Texas Has Its Own Spy Plane—Here’s How to Track It Online

Plane used to snoop on terrorists now heading for the border

Texas Has Its Own Spy Plane—Here’s How to Track It Online Texas Has Its Own Spy Plane—Here’s How to Track It Online

Uncategorized January 10, 2014 0

A spy plane normally used for secretive military operations over Africa and Afghanistan has begun its first flights over … Texas. Meet the Pilatus PC-12... Texas Has Its Own Spy Plane—Here’s How to Track It Online

A spy plane normally used for secretive military operations over Africa and Afghanistan has begun its first flights over … Texas.

Meet the Pilatus PC-12 NG Spectre: a single-engine, Swiss-built plane the Texas Department of Public Safety purchased two years ago.

Its mission: patrol the Mexican border.

Now the plane is flying. The PC-12's first two flights—recorded by flight trackers available to the public—were spotted this week by G.W. Schulz of the Center for Investigative Reporting. The San Antonio Express-News followed up.

During a flight on Dec. 9, the plane—under the designation N243TX—made a short hop from Austin-Bergstrom International Airport to Stinson Municipal Airport in San Antonio. On Friday morning, the plane flew to the dusty, West Texas town of Fort Stockton. The plane broadcasts its signal over public radio channels and its flight history is recorded.

Schulz revealed the plane’s capabilities after Texas snapped it up in 2012. The state paid more than $7.4 million in total including a set of high-tech spying tools.

There’s $1 million thermal imaging system built by defense contractor Wescam. The Texas plane has night-vision goggles for four passengers ($58,000), and a microwave antenna system ($300,000) to beam high-definition video to officers based from El Paso to the Louisiana border. The single-engine plane can travel as high as 30,000 feet.

But remember: these are spy planes designed for the Pentagon’s most sensitive missions. It doesn't have any firepower, but the snooping gear is way ahead of what most state police agencies regularly deploy.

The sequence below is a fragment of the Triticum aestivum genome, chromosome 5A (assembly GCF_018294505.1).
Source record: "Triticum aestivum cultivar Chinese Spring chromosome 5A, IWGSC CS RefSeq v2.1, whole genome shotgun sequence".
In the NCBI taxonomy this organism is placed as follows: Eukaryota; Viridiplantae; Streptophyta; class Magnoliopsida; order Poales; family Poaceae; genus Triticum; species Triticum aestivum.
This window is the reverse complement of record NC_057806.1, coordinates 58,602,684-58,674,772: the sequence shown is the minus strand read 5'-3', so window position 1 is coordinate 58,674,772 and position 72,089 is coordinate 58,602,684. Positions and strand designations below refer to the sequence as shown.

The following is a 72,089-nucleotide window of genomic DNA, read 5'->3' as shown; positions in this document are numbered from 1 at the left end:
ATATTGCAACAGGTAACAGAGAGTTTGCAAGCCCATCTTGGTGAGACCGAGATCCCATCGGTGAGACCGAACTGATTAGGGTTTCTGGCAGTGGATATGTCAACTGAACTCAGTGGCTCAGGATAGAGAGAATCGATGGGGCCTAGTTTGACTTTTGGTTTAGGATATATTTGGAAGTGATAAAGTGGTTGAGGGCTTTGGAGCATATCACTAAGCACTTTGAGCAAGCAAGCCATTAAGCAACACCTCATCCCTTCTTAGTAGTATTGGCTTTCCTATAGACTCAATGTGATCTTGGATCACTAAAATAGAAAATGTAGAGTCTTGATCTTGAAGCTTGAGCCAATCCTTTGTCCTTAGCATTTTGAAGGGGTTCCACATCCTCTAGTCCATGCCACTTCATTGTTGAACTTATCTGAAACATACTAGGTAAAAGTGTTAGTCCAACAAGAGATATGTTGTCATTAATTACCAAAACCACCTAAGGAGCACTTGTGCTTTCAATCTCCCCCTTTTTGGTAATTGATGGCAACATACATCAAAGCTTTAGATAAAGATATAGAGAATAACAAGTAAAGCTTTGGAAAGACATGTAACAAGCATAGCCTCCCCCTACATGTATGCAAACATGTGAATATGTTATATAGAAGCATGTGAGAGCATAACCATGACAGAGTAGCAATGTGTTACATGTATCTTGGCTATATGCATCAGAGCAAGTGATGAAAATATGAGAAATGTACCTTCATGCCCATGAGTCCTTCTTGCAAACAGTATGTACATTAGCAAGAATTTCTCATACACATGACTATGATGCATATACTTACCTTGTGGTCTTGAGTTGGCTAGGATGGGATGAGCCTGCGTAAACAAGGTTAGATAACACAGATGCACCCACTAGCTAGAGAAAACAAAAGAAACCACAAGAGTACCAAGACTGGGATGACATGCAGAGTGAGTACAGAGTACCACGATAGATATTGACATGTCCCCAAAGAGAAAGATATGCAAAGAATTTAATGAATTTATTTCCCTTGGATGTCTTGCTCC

PC-12s are increasingly used by U.S. Special Operations Forces stationed across Africa. Sierra Nevada corporation—a privately-held defense contractor—was awarded a $218 million contract in 2012 for PC-12s intended to be used to ferry Afghan special forces.

When used by the military, the plane is known under the designation U-28. They are also intended to be modular, meaning the interior can be swapped for surveillance missions, hauling cargo or ferrying people. The military versions don’t show up on public channels, though.

Update Jan. 10: These are not the plane’s first commissioned flights. DPS spokesman Tom Vinger emails: “Since being commissioned, this aircraft has conducted numerous humanitarian missions, including assisting with major floods; missing persons searches/rescues; crash scene support; and others.”

Update Jan. 10 10:12 p.m.: During its flight today, the PC-12 “assisted Border Patrol ground personnel in Terrell County today in locating two subjects suspected of firing a weapon during an incident with law enforcement,” Vinger writes. The two suspects were arrested. One suspect is seen below:

Suspects seen from DPS PC-12. Texas Department of Public Safety photo
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